During the week of June 12, Vancouver Police Department (VPD) reported five overdose deaths, up from four reported the previous week. Vancouver Fire and Rescue Services (VFRS) also reported an 18 per cent increase in calls for the same period, for a total of 112, up from 95 the week prior. LifeLabs is also reporting this week a 21 per cent carfentanil positivity rate in patient urine samples containing fentanyl. This is a significant increase from the six to eight per cent recorded in February and March and presents an extreme risk to the public.
“In the 14 months since being declared a public health emergency, the BC government has failed to make a clear commitment to halt the fentanyl crisis and save hundreds of people from preventable drug overdose deaths,” says Mayor Gregor Robertson. “Four British Columbians die every day from overdoses, yet the crisis barely warranted a mention in yesterday’s Throne Speech. We need a provincial government with a bold, tenacious approach and the courage to dramatically improve prevention, education and addictions treatment, with dedicated resources into opioid substitution therapy, treatment on demand, and other essential services for everyone who needs it, when they need it.”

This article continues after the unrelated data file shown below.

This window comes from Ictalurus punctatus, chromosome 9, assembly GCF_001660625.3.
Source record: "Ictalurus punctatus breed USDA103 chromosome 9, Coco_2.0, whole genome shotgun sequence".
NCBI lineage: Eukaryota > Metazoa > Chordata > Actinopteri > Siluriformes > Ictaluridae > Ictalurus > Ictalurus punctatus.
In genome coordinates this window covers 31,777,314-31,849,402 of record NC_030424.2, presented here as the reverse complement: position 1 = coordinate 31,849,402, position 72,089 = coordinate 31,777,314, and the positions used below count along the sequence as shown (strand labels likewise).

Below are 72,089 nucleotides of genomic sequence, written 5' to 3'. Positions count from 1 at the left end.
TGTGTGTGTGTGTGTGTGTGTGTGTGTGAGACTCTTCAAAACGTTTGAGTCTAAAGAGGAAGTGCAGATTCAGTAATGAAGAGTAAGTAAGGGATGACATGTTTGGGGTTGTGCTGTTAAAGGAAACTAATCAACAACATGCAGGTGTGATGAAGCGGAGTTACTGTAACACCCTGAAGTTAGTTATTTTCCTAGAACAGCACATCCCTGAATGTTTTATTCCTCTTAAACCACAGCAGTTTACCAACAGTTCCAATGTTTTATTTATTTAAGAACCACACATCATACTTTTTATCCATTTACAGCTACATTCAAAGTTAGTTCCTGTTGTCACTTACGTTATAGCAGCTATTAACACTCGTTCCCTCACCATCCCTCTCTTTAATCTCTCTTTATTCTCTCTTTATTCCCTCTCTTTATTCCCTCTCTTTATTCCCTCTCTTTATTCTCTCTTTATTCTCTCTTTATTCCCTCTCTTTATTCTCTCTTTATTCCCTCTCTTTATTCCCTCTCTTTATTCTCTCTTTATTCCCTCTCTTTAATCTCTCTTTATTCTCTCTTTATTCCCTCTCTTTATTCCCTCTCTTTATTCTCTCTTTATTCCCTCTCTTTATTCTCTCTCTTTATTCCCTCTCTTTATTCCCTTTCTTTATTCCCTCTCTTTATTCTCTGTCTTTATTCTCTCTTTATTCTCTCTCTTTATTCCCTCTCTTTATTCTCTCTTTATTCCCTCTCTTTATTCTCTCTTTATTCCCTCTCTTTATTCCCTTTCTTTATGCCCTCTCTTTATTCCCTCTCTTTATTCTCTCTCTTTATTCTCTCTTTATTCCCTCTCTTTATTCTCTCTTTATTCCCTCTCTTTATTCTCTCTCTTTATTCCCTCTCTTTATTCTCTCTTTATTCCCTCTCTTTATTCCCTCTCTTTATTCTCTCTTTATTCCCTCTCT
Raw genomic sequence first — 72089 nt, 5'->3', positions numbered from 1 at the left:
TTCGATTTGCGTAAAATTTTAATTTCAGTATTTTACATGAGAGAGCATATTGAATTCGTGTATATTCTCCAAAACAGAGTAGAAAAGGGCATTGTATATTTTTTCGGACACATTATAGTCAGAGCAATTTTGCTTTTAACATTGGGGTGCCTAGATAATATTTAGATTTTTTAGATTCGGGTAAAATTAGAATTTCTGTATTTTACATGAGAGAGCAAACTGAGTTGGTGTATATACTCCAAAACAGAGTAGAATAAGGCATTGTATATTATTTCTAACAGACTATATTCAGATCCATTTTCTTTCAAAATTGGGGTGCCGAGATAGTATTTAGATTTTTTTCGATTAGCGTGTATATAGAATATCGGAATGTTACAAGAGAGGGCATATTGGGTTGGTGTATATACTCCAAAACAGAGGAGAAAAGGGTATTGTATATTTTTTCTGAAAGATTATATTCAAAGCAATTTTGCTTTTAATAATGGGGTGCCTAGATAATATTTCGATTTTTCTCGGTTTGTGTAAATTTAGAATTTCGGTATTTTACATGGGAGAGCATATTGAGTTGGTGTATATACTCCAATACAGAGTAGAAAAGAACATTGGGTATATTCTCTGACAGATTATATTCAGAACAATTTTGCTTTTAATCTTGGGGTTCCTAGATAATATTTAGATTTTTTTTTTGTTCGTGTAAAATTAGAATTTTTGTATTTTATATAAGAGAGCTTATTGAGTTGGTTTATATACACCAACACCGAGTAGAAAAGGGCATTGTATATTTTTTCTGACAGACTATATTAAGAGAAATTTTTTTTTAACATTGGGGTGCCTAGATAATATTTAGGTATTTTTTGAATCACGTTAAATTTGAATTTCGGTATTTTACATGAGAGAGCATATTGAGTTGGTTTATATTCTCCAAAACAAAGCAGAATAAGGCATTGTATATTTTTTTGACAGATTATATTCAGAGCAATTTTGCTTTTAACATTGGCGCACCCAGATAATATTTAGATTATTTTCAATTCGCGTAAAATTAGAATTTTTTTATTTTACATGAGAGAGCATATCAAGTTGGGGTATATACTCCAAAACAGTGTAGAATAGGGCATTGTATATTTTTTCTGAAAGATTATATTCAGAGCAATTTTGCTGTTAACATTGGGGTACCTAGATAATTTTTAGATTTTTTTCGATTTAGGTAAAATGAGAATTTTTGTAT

With the tainted drug supply steadily increasing, this crisis is a risk to casual drug users as well as to those struggling with addictions.
Our city has been besieged by this crisis for over a year, and it is clear that new strategies are needed. Making drug testing technologies available to users has the potential to improve awareness of risks of exposure to fentanyl and carfentanil, reduce the proliferation of tainted substances, and ultimately help to reduce overdose deaths.
More upstream attention is needed as well. This week, B.C.’s Provincial Health Minister, Dr. Perry Kendall, wrote an open letter encouraging parents to have frank conversations with their children about drug experimentation, especially in light of graduation and the end of the school year.
As released last week, Vancouver is on pace for more than 430 overdose deaths by the end 2017. The City looks forward to the provincial government returning to the Legislature this week, and continues to urge all levels of government to make this public health emergency a top priority. Toxicology reports on the most recent deaths are not yet complete and final overdose death numbers need to be confirmed by the BC Coroners Service.
Read the BC Coroners Services’ report on Illicit Drug Overdose Deaths in BC, January 1, 2007 to April 2017 here.